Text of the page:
PROVINCETOWN — About 20 recreational clammers gathered on Oct. 6 to experience a clamming day in reverse. Instead of walking out to the flats empty-handed and gathering up a dinner’s worth of littlenecks, the group hauled buckets of tiny seed clams out to the flats, raked up the mud, and then threw the animals in. This year’s seed will be large enough to harvest sometime in 2025.
“It’s an investment in our clams for the future, and it’s really fun,” said Marc Guerrette, a clamming enthusiast who rarely misses a weekend of digging during the winter.
The volunteers included Guerrette, Dennis Minsky, and Brewster resident Dale Gorman, who spends time with friends in Provincetown. They were instructed to shallowly rake the flats, scatter the seed, and then stomp around to help cover the baby bivalves in a light layer of mud. Seagulls hovered in the air, looking for strays. There were 250,000 clams to scatter, but the work went remarkably quickly — perhaps because some clammers had arrived before the appointed hour to make sure their favorite spots on the flats were well seeded.
Provincetown Shellfish Constable Steve Wisbauer had already cast about 290,000 even smaller seed clams in July with a few helpers. Those clams came from the Aquacultural Research Corporation (A.R.C.) — Cape Cod’s only hatchery, located in Dennis — and cost $5,321, or about $18 per 1,000 seed clams.
The October batch also came from A.R.C. but were older and larger. They cost $11,487, or about $46 per 1,000. The first batch was paid for with state money set aside for shellfish propagation; the second batch was paid for from the town’s shellfish budget.
“The thing about a hatchery is you can cheat nature,” Wisbauer said. By starting the quahogs in the hatchery earlier than wild clams would normally spawn, it’s possible to put baby clams into the wild that are a bit too large for their natural predators.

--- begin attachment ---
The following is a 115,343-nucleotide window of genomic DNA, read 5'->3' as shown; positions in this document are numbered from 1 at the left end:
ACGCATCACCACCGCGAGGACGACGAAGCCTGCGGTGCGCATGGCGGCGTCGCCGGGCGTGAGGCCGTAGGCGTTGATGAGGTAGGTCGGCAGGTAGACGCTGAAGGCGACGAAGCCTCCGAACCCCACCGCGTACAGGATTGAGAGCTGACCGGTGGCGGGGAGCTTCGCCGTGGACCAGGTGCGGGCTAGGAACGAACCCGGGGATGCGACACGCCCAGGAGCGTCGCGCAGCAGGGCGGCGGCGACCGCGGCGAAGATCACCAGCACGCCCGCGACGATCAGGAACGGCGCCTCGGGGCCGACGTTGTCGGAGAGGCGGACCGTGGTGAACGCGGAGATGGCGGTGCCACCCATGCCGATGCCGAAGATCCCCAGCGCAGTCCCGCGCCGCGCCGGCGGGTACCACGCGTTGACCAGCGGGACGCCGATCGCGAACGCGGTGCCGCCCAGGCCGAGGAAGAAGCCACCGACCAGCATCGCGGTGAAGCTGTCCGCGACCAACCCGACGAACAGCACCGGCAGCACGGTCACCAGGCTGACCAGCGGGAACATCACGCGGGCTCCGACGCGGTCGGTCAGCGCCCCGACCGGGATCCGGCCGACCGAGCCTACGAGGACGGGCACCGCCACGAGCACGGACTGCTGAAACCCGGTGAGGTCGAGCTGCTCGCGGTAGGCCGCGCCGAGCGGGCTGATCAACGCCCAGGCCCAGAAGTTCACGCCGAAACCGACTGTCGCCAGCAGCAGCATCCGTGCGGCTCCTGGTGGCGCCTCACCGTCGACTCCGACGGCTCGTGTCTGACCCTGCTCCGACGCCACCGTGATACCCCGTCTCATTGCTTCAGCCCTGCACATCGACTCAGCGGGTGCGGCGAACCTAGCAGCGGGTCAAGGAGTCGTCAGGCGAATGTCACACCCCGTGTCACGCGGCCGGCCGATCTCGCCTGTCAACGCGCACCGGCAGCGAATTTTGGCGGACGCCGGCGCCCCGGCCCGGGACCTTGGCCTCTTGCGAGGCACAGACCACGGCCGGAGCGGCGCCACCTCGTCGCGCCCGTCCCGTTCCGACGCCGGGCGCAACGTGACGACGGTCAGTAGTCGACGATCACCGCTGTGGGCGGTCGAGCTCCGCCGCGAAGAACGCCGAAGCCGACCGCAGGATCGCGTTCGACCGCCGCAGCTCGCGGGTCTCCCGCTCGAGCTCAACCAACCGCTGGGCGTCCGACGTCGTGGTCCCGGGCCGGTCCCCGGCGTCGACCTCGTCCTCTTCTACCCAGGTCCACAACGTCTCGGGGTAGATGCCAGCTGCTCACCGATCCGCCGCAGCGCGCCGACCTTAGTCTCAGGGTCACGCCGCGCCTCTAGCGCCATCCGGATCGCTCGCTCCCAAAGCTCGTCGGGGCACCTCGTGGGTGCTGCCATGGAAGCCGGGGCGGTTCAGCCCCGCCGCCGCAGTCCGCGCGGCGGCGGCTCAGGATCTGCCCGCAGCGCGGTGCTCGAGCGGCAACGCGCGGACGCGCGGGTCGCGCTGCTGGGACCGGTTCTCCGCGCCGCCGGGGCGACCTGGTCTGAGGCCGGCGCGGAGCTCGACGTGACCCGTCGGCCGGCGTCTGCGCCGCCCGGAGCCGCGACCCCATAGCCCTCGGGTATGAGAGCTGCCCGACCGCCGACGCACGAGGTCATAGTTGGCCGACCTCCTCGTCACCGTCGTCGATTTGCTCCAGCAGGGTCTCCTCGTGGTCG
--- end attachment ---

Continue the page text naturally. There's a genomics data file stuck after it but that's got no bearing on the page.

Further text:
“This clam is too big for that newborn crab to eat, so we’ve tipped the balance,” Wisbauer said. “Nature is a machine, it’s a symphony, and it’s the minutiae where you find your success.”
Wisbauer had been sourcing his seed clams from the Muscongus Bay hatchery in Maine — “it’s good for genetic diversity,” he said — but a marine heat wave there interrupted supply. The clams from A.R.C. have been flourishing, he said.
Gorman works for oyster farmers in Barnstable and recently began farming clams there as well. “A couple of years ago, when all my buddies were buying cryptocurrency, I was like, ‘Maybe I’ll buy something I know a little bit about,’ ” he said.
Profits are much higher in oysters, but they are very labor intensive, Gorman said. Clams produce less money but require much less work.
Gorman described the process he follows on the Barnstable flats. First, he scatters clam seed in defined patches and then stakes nets over them to keep predators off, he said. The clams move up and down in the mud but don’t really travel far from where they’re planted. “Scallops are the only bivalve that’s mobile,” Gorman said.
Gorman has to clean his nets to make sure water can circulate freely, but that’s about all his clams require, he said. The biggest problem is the time between the upfront investment and the harvest.
“Shellfishing is tough for young people, really any people, because it’s an upfront expense, and then you have to wait three years to get a return,” Gorman said. Falmouth has a program in which the town leases new growers up to $20,000 worth of supplies and then recoup a few pennies per harvested animal until the debt is paid off, Gorman said.
“Falmouth is extremely forward-thinking,” he said. “The farmers not only pay them back, but they’re required to give them data on the biomass of the animals so the town can calculate how much nitrogen is being removed from the watershed. It’s pretty genius.”